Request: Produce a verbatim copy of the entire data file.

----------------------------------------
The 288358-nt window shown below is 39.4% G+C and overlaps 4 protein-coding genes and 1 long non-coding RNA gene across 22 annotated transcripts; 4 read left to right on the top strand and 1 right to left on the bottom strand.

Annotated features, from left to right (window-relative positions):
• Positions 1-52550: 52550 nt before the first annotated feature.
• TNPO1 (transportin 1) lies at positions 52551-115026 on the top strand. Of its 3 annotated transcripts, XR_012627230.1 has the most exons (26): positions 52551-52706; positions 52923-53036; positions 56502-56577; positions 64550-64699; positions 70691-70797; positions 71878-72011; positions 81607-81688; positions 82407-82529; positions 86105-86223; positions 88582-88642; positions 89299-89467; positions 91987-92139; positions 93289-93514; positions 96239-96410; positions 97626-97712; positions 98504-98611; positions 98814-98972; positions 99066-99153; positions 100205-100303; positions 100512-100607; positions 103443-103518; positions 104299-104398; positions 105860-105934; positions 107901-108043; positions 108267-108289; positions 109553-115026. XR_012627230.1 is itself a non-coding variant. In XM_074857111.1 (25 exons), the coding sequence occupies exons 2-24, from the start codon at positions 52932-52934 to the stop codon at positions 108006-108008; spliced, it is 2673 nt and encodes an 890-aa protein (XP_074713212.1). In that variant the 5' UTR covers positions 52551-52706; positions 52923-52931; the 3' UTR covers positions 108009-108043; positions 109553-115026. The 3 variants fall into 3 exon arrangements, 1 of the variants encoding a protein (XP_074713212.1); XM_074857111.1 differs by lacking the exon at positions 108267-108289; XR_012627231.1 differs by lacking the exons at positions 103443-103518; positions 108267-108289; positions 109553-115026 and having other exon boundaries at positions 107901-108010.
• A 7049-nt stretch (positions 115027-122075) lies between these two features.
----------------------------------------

The 288358-nt window shown below is 39.4% G+C and overlaps 4 protein-coding genes and 1 long non-coding RNA gene across 22 annotated transcripts; 4 read left to right on the top strand and 1 right to left on the bottom strand.

Annotated features, from left to right (window-relative positions):
• Positions 1-52550: 52550 nt before the first annotated feature.
• TNPO1 (transportin 1) lies at positions 52551-115026 on the top strand. Of its 3 annotated transcripts, XR_012627230.1 has the most exons (26): positions 52551-52706; positions 52923-53036; positions 56502-56577; positions 64550-64699; positions 70691-70797; positions 71878-72011; positions 81607-81688; positions 82407-82529; positions 86105-86223; positions 88582-88642; positions 89299-89467; positions 91987-92139; positions 93289-93514; positions 96239-96410; positions 97626-97712; positions 98504-98611; positions 98814-98972; positions 99066-99153; positions 100205-100303; positions 100512-100607; positions 103443-103518; positions 104299-104398; positions 105860-105934; positions 107901-108043; positions 108267-108289; positions 109553-115026. XR_012627230.1 is itself a non-coding variant. In XM_074857111.1 (25 exons), the coding sequence occupies exons 2-24, from the start codon at positions 52932-52934 to the stop codon at positions 108006-108008; spliced, it is 2673 nt and encodes an 890-aa protein (XP_074713212.1). In that variant the 5' UTR covers positions 52551-52706; positions 52923-52931; the 3' UTR covers positions 108009-108043; positions 109553-115026. The 3 variants fall into 3 exon arrangements, 1 of the variants encoding a protein (XP_074713212.1); XM_074857111.1 differs by lacking the exon at positions 108267-108289; XR_012627231.1 differs by lacking the exons at positions 103443-103518; positions 108267-108289; positions 109553-115026 and having other exon boundaries at positions 107901-108010.
• A 7049-nt stretch (positions 115027-122075) lies between these two features.